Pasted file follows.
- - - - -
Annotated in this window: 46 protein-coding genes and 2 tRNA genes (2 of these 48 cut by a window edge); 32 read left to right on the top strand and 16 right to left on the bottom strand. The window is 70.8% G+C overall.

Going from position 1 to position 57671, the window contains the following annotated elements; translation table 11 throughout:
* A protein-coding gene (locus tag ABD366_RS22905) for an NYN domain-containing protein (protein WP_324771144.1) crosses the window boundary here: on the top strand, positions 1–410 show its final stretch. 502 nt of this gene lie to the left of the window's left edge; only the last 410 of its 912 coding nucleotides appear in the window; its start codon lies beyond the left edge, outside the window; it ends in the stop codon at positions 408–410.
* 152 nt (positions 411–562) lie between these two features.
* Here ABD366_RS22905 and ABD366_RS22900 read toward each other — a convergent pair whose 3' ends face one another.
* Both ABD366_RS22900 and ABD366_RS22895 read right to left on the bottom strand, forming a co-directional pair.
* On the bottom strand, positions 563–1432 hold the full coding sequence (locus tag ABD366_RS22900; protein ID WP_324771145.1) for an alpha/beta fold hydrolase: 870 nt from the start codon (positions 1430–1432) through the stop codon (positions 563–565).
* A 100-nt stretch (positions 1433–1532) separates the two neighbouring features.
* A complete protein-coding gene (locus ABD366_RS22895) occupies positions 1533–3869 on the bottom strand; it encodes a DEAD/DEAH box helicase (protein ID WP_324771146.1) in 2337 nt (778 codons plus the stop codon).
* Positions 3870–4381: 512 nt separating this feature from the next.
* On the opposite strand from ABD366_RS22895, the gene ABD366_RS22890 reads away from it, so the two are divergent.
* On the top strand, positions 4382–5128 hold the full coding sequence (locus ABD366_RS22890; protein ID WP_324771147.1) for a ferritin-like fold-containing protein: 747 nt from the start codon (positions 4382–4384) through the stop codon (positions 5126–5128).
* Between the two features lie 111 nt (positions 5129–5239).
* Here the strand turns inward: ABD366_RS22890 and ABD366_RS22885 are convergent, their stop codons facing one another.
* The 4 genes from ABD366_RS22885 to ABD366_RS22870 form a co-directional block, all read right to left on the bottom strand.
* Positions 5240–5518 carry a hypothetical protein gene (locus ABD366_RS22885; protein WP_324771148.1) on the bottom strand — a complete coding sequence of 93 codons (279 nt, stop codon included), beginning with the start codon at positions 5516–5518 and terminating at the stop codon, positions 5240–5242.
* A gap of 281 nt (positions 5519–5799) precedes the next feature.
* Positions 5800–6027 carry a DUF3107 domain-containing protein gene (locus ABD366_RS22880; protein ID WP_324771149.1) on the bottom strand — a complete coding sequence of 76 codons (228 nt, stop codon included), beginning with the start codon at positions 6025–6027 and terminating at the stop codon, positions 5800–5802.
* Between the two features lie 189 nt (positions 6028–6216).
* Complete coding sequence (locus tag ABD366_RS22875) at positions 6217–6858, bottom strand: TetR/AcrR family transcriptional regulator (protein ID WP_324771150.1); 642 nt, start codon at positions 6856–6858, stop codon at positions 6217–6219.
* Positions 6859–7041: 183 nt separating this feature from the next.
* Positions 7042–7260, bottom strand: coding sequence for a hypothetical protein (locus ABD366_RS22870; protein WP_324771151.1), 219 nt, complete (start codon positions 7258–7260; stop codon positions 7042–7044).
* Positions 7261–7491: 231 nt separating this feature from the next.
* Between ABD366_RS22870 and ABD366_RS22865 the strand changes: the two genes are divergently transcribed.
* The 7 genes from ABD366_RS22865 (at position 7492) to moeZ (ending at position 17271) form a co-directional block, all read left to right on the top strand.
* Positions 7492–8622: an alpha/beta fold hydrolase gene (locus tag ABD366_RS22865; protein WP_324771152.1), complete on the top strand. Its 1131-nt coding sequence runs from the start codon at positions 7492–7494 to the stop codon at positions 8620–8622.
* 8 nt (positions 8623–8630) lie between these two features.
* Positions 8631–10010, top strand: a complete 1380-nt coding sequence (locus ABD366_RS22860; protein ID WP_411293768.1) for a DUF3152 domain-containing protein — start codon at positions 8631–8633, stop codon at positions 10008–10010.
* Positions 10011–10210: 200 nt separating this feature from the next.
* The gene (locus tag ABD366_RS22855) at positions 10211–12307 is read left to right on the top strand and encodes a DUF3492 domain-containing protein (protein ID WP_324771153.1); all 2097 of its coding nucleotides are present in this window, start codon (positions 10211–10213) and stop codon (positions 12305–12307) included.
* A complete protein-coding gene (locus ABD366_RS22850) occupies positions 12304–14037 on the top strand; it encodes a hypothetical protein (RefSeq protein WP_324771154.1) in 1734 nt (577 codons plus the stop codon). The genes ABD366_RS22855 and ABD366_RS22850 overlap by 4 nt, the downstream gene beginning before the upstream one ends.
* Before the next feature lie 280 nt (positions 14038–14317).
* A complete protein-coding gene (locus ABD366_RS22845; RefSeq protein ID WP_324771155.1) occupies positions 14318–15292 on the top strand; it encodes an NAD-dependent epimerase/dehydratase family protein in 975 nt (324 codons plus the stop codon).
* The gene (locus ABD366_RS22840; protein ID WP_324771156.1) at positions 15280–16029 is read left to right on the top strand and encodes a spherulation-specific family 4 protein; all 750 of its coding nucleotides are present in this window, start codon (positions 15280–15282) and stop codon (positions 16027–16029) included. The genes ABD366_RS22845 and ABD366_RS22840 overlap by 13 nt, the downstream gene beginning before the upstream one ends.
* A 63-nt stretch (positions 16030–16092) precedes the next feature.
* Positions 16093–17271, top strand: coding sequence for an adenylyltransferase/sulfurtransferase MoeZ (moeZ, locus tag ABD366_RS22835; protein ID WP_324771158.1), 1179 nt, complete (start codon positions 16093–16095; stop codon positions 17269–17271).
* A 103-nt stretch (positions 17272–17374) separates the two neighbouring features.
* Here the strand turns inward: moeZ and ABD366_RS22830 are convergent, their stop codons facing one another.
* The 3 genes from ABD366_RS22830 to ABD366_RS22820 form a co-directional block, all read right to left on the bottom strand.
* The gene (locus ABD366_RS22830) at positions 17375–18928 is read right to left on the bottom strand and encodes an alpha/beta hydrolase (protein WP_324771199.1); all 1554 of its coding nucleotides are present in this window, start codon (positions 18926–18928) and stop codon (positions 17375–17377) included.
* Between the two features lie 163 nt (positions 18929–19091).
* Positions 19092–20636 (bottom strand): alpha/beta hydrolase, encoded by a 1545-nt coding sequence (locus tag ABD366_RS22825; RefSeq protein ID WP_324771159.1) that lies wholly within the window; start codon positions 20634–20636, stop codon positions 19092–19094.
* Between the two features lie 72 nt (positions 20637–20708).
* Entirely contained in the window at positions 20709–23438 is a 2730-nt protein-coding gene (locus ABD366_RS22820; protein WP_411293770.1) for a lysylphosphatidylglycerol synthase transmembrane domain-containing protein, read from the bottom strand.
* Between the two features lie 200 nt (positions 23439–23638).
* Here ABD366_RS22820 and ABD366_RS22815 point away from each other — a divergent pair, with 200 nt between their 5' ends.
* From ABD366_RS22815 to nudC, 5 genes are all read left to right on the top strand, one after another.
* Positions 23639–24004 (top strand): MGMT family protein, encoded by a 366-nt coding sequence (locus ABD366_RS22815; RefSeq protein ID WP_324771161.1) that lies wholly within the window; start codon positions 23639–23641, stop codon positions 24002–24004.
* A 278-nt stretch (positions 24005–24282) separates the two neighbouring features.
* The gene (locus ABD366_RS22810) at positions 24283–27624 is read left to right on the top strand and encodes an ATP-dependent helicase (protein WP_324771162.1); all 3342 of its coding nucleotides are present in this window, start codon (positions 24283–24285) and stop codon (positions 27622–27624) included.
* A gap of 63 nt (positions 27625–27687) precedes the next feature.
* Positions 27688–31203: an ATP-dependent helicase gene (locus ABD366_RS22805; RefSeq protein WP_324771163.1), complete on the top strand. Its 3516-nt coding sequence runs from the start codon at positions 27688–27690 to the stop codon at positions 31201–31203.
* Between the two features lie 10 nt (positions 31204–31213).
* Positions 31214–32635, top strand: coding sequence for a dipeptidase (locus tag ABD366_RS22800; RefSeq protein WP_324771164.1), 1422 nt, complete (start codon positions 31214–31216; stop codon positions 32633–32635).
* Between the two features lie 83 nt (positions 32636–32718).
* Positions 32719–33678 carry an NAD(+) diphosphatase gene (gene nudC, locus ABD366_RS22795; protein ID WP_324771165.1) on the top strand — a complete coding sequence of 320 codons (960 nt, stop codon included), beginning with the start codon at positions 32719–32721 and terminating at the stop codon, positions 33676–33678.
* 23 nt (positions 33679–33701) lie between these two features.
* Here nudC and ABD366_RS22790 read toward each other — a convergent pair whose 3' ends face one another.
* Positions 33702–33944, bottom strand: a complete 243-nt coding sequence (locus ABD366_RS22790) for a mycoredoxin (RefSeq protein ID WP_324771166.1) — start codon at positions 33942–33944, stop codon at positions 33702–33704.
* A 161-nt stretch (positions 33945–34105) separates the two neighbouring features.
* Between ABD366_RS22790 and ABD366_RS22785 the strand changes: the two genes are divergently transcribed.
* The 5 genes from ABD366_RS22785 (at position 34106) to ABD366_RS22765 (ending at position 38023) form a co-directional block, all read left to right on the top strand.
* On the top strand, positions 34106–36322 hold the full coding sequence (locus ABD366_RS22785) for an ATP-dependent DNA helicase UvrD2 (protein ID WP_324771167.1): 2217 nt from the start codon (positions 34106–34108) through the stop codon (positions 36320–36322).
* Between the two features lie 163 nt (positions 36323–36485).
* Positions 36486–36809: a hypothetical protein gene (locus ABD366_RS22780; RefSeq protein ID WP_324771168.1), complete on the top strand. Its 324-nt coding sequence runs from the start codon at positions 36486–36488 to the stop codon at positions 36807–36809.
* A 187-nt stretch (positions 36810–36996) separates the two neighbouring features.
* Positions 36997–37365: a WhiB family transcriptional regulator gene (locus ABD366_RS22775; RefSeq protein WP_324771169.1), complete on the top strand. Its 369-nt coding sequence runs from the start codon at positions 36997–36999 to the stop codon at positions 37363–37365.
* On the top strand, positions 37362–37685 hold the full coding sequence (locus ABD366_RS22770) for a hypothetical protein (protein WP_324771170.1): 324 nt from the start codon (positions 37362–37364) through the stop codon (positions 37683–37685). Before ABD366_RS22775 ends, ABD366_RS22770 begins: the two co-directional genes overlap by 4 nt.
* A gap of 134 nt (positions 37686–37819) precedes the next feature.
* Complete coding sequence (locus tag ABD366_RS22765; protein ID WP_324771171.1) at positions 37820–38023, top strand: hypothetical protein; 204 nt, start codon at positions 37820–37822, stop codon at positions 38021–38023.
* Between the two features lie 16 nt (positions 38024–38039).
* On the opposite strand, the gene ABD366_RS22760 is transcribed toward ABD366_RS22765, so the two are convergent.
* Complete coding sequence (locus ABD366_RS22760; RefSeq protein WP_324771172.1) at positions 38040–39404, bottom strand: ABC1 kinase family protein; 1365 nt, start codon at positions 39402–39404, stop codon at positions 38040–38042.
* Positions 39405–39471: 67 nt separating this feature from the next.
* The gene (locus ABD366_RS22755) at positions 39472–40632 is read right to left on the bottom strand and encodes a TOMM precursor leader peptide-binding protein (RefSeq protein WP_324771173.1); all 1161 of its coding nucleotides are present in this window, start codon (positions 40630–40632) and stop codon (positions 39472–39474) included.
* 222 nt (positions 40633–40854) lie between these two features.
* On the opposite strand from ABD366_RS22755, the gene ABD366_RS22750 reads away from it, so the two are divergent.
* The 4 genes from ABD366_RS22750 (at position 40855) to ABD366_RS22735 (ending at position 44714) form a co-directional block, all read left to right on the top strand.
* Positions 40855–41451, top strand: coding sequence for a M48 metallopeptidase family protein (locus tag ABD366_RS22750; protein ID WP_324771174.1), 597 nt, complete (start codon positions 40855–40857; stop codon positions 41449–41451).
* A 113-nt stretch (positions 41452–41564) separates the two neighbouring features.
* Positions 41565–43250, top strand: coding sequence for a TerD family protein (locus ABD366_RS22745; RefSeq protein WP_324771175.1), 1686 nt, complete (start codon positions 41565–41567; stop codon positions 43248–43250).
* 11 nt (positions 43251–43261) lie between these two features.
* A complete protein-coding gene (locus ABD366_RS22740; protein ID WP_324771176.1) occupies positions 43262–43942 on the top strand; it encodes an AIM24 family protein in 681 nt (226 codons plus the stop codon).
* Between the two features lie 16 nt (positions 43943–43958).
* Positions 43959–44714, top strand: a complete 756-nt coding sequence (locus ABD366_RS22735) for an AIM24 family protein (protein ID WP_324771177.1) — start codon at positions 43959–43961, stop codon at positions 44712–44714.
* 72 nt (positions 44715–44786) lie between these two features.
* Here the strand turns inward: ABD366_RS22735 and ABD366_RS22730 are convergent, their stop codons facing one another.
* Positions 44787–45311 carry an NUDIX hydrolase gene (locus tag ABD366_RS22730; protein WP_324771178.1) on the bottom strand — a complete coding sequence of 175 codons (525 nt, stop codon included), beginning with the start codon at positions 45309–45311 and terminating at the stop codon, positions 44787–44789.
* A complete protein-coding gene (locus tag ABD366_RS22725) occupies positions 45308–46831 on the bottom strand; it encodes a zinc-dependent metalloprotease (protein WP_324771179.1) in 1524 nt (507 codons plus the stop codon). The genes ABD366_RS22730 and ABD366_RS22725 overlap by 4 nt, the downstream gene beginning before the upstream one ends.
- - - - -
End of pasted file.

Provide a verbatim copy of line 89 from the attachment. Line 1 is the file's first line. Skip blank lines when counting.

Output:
* A complete protein-coding gene (locus tag ABD366_RS22725) occupies positions 45308–46831 on the bottom strand; it encodes a zinc-dependent metalloprotease (protein WP_324771179.1) in 1524 nt (507 codons plus the stop codon). The genes ABD366_RS22730 and ABD366_RS22725 overlap by 4 nt, the downstream gene beginning before the upstream one ends.